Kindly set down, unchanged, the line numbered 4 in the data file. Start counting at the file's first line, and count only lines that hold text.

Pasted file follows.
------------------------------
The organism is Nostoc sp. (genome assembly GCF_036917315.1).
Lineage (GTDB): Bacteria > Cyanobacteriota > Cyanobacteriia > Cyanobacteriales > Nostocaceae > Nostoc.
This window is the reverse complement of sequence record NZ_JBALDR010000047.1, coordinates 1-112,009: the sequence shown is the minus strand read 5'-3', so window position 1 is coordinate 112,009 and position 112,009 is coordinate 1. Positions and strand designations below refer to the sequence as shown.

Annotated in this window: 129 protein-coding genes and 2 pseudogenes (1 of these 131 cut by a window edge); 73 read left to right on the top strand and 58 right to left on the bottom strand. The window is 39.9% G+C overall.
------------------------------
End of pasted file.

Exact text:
Annotated in this window: 129 protein-coding genes and 2 pseudogenes (1 of these 131 cut by a window edge); 73 read left to right on the top strand and 58 right to left on the bottom strand. The window is 39.9% G+C overall.